Calakmul

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Pyramid

Calakmul is an ancient Mayan city in Campeche, Mexico. It is located in the southern center of the Yucatán Peninsula, set deep in the tropical forest of the "Tierras Bajas" of easthern Mexico. The site is listed as a UNESCO World Heritage Site.

Explorer Cyrus Longworth Lundell discovered Calakmul in 1931. Lundell called it "the city of two adjacent mounds" from the Mayan words ca (two), lak (nearby) and mul (mound) or the "Two Adjacent Pyramids". Later the city was explored by American archaeologist William J. Folan between 1984 and 1994.

Calakmul played a key role for more than twelve centuries. The site contains several stone buildings occupying an area of 44 square miles and has more than 6,000 structures. This seems to suggest that Calakmul used to be the largest Mayan city of its time, bigger than its rival Tikal. The structures are pyramids, temples and adoratorios, a ball game, palaces and house-room built with figured stones. The architectural characteristics of the constructions correspond to the classic period. Some stelae at Calakmul are over 6 feet tall and are completely carved (hieroglyphic). The stelae are outstanding examples of mayan art; 103 have been found so far.

The biggest pyramid has over 120 feet of high, perhaps the largest of all Mayan pyramids. Another building, for its orientation and its design, suggests that it was an "Observatory Temple".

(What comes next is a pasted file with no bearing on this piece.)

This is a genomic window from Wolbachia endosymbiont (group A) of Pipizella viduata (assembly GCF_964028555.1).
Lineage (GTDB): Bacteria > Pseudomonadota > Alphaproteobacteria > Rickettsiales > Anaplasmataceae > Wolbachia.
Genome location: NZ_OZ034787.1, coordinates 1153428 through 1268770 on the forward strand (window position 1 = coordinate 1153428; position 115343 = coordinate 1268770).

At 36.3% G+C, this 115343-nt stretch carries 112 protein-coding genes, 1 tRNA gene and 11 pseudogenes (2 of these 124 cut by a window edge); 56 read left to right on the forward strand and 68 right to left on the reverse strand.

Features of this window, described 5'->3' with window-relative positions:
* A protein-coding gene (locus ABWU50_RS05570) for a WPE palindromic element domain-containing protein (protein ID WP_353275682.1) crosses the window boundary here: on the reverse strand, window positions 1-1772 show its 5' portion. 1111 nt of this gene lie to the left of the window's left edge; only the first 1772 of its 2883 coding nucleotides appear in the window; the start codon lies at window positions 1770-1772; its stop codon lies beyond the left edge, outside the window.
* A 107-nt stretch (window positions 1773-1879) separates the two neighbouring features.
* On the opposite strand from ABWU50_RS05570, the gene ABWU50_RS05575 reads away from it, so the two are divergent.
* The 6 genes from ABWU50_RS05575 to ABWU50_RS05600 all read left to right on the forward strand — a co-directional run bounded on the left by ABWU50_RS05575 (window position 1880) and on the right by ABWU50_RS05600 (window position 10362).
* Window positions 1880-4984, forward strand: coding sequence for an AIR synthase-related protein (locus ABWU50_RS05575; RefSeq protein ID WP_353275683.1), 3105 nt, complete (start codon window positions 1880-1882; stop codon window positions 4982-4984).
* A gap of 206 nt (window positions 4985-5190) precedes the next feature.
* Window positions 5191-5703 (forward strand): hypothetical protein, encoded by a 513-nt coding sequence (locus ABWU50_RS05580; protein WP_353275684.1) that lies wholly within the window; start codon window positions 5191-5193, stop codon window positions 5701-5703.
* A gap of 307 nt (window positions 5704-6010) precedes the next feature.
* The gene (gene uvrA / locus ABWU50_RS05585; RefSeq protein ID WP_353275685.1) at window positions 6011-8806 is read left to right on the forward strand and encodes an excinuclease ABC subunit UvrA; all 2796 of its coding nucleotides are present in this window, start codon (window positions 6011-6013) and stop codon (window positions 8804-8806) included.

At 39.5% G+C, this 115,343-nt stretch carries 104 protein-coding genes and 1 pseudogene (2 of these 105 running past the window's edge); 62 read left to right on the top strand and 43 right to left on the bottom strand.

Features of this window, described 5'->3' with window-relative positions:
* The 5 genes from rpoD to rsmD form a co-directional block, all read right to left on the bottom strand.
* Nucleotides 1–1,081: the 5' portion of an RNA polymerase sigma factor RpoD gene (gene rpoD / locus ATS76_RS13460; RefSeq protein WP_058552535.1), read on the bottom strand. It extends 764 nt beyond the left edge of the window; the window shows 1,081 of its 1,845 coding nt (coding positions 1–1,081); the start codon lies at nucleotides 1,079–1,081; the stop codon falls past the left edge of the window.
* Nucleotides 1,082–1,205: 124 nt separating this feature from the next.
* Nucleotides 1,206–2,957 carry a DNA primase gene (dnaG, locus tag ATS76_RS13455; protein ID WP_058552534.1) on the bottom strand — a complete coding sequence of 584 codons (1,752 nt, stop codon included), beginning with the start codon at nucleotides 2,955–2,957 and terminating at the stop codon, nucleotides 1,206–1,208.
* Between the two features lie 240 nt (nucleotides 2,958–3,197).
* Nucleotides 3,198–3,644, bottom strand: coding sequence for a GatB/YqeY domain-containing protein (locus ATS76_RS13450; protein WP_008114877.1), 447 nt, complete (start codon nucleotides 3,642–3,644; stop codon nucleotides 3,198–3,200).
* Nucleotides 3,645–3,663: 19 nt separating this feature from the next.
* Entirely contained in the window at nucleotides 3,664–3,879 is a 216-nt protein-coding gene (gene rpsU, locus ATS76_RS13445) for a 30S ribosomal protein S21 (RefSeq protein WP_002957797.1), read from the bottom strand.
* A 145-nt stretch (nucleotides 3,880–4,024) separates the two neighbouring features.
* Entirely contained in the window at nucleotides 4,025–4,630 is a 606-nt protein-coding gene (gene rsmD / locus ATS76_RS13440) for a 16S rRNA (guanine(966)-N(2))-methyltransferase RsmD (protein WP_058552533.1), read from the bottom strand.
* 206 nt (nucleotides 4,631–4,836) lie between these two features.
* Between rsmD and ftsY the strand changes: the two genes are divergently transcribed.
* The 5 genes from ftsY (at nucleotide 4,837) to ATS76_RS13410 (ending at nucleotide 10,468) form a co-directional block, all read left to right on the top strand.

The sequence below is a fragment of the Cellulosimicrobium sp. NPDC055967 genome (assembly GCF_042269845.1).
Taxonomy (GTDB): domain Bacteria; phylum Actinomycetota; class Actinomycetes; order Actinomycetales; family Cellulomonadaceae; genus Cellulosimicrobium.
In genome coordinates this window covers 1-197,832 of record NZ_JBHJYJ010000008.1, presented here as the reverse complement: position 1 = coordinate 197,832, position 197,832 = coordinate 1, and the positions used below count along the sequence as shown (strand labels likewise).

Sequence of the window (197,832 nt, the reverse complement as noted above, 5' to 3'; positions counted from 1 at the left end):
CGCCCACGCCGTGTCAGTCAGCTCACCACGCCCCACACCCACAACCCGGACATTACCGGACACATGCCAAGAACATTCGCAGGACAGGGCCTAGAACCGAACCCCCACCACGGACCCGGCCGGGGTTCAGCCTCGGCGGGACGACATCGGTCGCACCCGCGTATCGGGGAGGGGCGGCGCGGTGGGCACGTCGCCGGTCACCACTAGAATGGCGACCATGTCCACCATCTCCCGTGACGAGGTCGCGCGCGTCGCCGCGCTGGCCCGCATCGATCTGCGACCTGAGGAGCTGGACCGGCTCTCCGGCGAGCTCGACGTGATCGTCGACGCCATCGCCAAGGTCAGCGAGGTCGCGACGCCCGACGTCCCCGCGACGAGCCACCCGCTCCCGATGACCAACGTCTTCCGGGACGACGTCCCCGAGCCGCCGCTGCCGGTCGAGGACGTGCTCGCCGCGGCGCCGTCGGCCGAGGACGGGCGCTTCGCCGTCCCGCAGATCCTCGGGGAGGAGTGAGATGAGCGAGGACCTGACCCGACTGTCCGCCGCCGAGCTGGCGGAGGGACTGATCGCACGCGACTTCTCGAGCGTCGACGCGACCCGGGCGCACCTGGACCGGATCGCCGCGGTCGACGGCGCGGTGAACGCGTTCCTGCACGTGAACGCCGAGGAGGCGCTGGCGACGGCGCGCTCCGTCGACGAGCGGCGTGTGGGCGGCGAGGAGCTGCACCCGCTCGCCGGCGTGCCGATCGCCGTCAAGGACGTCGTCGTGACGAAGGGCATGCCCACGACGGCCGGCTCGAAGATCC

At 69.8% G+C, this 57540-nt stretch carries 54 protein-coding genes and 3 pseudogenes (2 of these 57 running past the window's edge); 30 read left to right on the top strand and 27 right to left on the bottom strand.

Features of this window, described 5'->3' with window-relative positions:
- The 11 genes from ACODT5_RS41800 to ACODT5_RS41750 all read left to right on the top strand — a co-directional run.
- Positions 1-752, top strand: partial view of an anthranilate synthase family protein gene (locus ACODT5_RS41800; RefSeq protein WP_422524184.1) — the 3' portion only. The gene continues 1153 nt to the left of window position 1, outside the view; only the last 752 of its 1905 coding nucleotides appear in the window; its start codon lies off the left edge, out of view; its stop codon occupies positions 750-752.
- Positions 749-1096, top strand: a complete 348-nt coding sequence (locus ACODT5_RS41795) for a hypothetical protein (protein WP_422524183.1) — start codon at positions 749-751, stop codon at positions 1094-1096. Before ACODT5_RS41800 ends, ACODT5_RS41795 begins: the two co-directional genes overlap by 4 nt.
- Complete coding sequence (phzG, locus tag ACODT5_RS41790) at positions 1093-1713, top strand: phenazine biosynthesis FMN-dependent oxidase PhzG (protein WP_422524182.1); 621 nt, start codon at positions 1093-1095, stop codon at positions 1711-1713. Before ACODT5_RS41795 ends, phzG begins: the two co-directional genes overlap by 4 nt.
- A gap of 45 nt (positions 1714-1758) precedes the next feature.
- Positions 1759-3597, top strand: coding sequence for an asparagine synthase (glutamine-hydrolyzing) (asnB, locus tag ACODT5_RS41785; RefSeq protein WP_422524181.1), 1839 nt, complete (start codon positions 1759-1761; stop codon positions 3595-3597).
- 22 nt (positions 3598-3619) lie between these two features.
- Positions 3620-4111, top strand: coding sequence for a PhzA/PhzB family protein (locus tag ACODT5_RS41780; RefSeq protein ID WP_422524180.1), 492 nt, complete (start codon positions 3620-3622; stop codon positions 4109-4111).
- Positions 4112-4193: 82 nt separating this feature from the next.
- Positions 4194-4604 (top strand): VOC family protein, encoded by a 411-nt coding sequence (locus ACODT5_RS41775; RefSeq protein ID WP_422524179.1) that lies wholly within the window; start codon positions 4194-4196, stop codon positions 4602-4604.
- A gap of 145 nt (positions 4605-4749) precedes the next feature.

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Neighbours

Calakmul and Tikal were neighbours and important Maya centers. Chichen Itza, another important city, was built after their collapse.

"Tikal and Calakmul hated each other's guts, fought wars, captured each other's kings and more to the point they generated alliances around them." Professor Peter Mathews from La Trobe University in Australia.

Reserve

Calakmul is situated in the middle of the Calakmul biosphere reserve, the largest tropical forest reserve in Mexico (1,800,000 acres).

Mixed natural and cultural World Heritage property

Ancient Maya City and Protected Tropical Forests of Calakmul, Campeche, is a renomination and extension of the existing 3,000 ha. cultural World Heritage property, Ancient Maya City of Calakmul, Campeche. It now becomes mixed natural and cultural property. The site is located in the central/southern portion of the Yucatan Peninsula, in southern Mexico and includes the remains of the important Maya city Calakmul, set deep in the tropical forest of the Tierras Bajas. The city played a key role in the history of this region for more than 12 centuries and is characterized by well-preserved structures providing a vivid picture of life in an ancient Maya capital. [1]

References

LUNDELL, Cyrus Longworth 1933. Archeological discoveries in the Maya area. Proceedings of the American Philosophical Society 72, No. 3:147-179.

FOLAN, William (Coordinator), CAMPECHE MAYA COLONIAL.

FOLAN, William J., Joyce MARCUS, Sophia PINCEMIN, María del Rosario DOMÍNGUEZ CARRASCO, Laraine FLETCHER, and Abel MORALES LÓPEZ 1995. Calakmul: new data from an ancient Maya capital in Campeche, México. Latin American Antiquity 6 (4):310-334.

FOLAN, William, Calakmul, Campeche: A Centralized Urban Administrative Center in the Northern Peten, World Archaeology, Vol. 24, No. 1, The Humid Tropics (Jun., 1992), pp. 158-168

ERICSON, Jenny, Mark S. Freudenberger, and Eckart Boege. 1999. Population Dynamics, Migration, and the Future of the Calakmul Biosphere Reserve. Occasional Paper No.1. Washington, DC: American Association for the Advance-ment of Science and Program on Population and Sustainable Development.

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